From Cuba to the waters off of Argentina, WCS works to conserve the region's extraordinarily diverse and iconic wildlife, including penguins, whales, jaguars, monkeys, and Andean bears. Encompassing national parks, indigenous territories, productive fisheries, migratory corridors, and sustainable development reserves, our work is not only vital to Latin America's biodiversity but to its people and economies as well.
In the Caribbean, the WCS Health Programs' staff provide an important health component to the Belize sea turtle surveys that have been conducted at Glover’s Reef since 2007. In Grand Cayman, where the blue iguana declined to less than 20 wild animals, the WCS Health Programs have helped with a captive breeding program that has released over a thousand iguanas in multiple locations across the island.
In Central and South America, health activities include work on the spectacular scarlet macaw, which has suffered local extinctions through habitat destruction and hunting for the pet trade. WCS veterinarians in Guatemala are conducting health monitoring of wild scarlet macaws, testing for diseases that threaten their conservation such as Pacheco's disease, psittacine beak and feather disease, polyomavirus, herpes virus, and chlamydia.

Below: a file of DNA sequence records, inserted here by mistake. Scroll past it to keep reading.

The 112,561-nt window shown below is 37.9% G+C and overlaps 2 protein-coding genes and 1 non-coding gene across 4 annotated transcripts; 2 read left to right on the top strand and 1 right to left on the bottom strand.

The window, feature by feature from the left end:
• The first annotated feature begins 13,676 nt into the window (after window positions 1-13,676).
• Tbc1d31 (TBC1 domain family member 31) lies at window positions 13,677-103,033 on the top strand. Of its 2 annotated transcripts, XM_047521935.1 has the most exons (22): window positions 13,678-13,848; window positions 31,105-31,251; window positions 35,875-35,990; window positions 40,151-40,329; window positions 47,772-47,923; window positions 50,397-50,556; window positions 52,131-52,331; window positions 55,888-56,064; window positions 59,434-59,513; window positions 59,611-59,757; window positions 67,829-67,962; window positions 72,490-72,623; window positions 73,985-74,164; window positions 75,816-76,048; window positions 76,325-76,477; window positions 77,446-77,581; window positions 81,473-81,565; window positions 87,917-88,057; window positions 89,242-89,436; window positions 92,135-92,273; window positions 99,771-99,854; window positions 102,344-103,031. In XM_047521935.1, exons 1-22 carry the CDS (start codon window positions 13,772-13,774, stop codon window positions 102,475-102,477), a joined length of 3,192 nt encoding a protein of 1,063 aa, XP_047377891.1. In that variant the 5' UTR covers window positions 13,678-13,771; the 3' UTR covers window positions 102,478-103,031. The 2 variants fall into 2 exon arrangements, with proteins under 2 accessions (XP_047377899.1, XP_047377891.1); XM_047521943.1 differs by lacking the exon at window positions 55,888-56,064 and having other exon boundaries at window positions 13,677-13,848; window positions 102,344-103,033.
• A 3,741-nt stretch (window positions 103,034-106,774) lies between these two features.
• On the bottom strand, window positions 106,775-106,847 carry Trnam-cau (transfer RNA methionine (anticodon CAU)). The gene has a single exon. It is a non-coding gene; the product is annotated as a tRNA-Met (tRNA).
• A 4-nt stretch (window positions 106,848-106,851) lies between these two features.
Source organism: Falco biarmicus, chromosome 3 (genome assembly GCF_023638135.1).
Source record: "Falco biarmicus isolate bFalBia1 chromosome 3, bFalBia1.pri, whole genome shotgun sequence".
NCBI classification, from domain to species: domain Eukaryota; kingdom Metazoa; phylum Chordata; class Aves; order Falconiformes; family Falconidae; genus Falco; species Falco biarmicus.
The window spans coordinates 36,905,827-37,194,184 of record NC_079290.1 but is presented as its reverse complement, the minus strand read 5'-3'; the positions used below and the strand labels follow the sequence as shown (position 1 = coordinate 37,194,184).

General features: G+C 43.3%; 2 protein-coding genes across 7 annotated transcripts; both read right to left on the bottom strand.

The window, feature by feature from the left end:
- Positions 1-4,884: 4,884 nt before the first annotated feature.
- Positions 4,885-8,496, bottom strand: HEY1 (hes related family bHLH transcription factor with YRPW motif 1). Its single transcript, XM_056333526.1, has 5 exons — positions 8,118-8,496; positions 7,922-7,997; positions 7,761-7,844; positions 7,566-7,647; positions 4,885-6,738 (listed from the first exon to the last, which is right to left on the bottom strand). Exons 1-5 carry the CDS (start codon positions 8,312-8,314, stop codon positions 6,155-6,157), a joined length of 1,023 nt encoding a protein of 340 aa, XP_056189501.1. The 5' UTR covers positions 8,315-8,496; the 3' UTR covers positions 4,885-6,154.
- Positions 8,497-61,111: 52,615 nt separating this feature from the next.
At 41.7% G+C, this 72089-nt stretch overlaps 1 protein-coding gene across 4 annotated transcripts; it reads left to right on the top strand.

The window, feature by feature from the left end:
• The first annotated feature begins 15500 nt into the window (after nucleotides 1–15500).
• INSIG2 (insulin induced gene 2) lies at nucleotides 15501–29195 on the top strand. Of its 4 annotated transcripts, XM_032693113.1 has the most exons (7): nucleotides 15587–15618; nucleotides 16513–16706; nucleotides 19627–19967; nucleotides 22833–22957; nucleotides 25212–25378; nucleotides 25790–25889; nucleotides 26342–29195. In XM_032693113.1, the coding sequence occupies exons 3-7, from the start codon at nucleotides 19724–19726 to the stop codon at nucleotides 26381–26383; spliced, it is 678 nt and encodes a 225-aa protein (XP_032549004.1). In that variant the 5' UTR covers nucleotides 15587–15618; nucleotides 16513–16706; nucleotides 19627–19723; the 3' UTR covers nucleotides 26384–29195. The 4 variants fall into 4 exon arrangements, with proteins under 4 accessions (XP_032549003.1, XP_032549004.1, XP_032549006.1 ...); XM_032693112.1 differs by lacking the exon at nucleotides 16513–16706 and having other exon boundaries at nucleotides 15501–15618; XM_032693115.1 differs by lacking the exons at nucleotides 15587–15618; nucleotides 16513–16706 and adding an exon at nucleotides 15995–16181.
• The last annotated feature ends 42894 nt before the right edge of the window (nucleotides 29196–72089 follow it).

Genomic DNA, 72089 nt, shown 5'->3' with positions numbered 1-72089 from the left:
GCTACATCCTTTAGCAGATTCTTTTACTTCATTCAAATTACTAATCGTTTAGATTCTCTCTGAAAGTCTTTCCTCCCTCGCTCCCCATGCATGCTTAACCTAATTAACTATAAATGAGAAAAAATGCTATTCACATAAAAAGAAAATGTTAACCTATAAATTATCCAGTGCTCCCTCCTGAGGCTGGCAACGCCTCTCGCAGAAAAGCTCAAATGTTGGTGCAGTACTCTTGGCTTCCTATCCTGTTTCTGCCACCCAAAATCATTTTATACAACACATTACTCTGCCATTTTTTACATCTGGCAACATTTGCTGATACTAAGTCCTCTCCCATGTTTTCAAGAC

Health studies in the region have also looked at disease impacts on jaguar and white-lipped peccary. WCS Health Programs' staff are working on impacts from mange on the vicuna, an economically important wild camelid from the high altiplano region of the Peruvian Andes, where WCS staff are also studying the effects of chytrid fungus and climate change on high-elevation frogs. In Chile, WCS is studying the impact of invasive mink on black-browed albatross survival and devastation caused by invasive beavers to Patagonian ecosystems.
At the southern end of South America, Southern right whale populations off the coast of Argentina have suffered the largest mortality event ever recorded for a baleen whale anywhere in the world. The WCS Health Programs are involved in the urgent work to understand the cause of increased mortality in this species.
Photo Credit: Julie Larsen Maher, WCS